Kayleigh, 22, Glendale Community College

“We’ve grown up with the fear of public shootings, and can’t really go anywhere without having to look for exit signs or what we should do in case a shooting happens. Not only that, but our generation is the next generation that can really make a difference, so it’s important that we stand up.”

Mckenzie, 20, California State University, Stanislaus

“Someone has to do it, so why not us? We are part of the new world and we can make a change together. Our futures are in our hands because no previous generation will stand up, so it’s important for us to fight.”

Diana, 19, San Jose State University

“This year alone, there have been a little over [90] mass shootings.”

Anna, 21, San Jose State University

“Based on what I’ve seen on social media, in school, and in other forms of media, I believe that Gen Z has the most potential and capability in spreading awareness about the importance of gun violence prevention through protests, legislative discussions, and other means.”

Sabrina, 20, University of California, Davis

“It is important to be a union toward one goal to act as a powerful force. Gen Z is the future of the country and we have to act as one to prevent the influx of gun violence-related headlines.”

Abby, 20, Point Loma Nazarene University 

“Guns will only become more accessible as this generation grows older. There will be more potential for gun violence if we do not do something to stop it.”

Bryanna, 21, Baldwin Wallace University

“1. Clearly the elected adults aren’t capable of fixing the issue. 2. It’s happening in our schools, our siblings’ schools, and eventually, it’ll happen in our children’s schools. We are all potential victims, so it only makes sense that we are part of the solution, as we are the only ones that know what true justice looks like.”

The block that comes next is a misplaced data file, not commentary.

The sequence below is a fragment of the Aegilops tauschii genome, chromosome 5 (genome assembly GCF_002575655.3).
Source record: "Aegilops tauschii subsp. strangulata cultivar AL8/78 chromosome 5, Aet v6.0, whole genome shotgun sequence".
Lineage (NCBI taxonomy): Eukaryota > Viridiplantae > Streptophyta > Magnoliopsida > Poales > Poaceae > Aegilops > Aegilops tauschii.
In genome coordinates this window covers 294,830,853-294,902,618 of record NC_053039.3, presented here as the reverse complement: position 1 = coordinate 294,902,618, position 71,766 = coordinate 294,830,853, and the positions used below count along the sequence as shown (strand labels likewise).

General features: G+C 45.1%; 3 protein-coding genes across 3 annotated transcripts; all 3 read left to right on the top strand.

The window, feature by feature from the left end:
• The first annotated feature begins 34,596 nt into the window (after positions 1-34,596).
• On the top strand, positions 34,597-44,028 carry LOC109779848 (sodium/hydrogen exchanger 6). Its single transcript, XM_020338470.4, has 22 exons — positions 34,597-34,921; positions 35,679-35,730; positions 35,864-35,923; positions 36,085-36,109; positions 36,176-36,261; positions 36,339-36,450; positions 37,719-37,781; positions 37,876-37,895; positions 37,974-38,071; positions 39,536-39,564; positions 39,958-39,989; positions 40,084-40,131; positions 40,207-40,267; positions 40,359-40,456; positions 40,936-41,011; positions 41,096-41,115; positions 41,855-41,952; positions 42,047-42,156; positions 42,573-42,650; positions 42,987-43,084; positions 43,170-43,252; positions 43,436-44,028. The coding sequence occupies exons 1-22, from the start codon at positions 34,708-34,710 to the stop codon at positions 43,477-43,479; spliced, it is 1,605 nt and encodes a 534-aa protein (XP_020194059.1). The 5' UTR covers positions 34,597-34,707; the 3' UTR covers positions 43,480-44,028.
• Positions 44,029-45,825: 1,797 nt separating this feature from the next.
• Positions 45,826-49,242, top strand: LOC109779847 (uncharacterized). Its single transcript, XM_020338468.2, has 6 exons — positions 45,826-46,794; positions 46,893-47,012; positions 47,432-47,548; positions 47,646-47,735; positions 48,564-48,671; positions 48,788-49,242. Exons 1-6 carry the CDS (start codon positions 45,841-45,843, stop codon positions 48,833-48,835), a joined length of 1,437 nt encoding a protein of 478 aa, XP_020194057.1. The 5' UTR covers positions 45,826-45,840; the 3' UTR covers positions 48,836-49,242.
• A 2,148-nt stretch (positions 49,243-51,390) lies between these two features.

Rachel, 23, St. John’s University

“I believe Gen Z should be active voices for gun violence prevention because gun violence is a leading cause of premature death within the United States. Whether we are aware of it or not, it affects us and how we live our daily lives. We must speak up for gun prevention for the sake of future generations to come.”

Right now, Gen Z can be active participants in the fight for gun violence prevention by supporting and following activists in this space or by supporting gun violence prevention measures as college students. “Donate to big charities such as March for Our Lives,” McKinley explains. “Support politicians who support gun control, such as Maxwell Frost. Spread the word about their campaigns and vote!” Hannah adds. If Gen Zers take these measures, Gen Z can truly be a force for change.

Siobhan Robinson is a member of the Her Campus national writing program. She works on the Entertainment and Culture team, covering the most recent pop culture events, trends, and entertainment releases. Previously, she worked as an Entertainment and Culture intern during the Spring 2023 semester, where she was supervised in writing breaking news verticals, live coverage of events such as the Grammys and Met Gala, and interviewing emerging Gen Z talent for Her Campus's "Next Questions" segment. She graduated Magna Cum Laude in Spring 2024 with a B.A. in Communication Studies from San Jose State University and received communication honors for completing a graduate-level course during her undergraduate studies. While in college, she was an active member of the SJSU chapter of Her Campus, serving on the executive board as Editor-In-Chief. In this role, she supervised a team of writers, senior editors, and copy editors, and assessed their articles for the site. Previously, she served as a senior editor, supervising a team of 4-5 writers, and also worked as a campus correspondent for the entire chapter. Additionally, she contributed to the school's publication magazine, Access, and became a member of Alpha Kappa Alpha Sorority, Incorporated. In her free time, Siobhan enjoys scrapbooking, hanging out with friends, going to concerts, and, of course, writing for fun! A die-hard fangirl, she loves sharing everything she knows about her favorite boy bands, even if you don't ask. If you need her, you'll likely find her binge-watching the latest K-drama or catching up on pop-culture social commentaries on YouTube.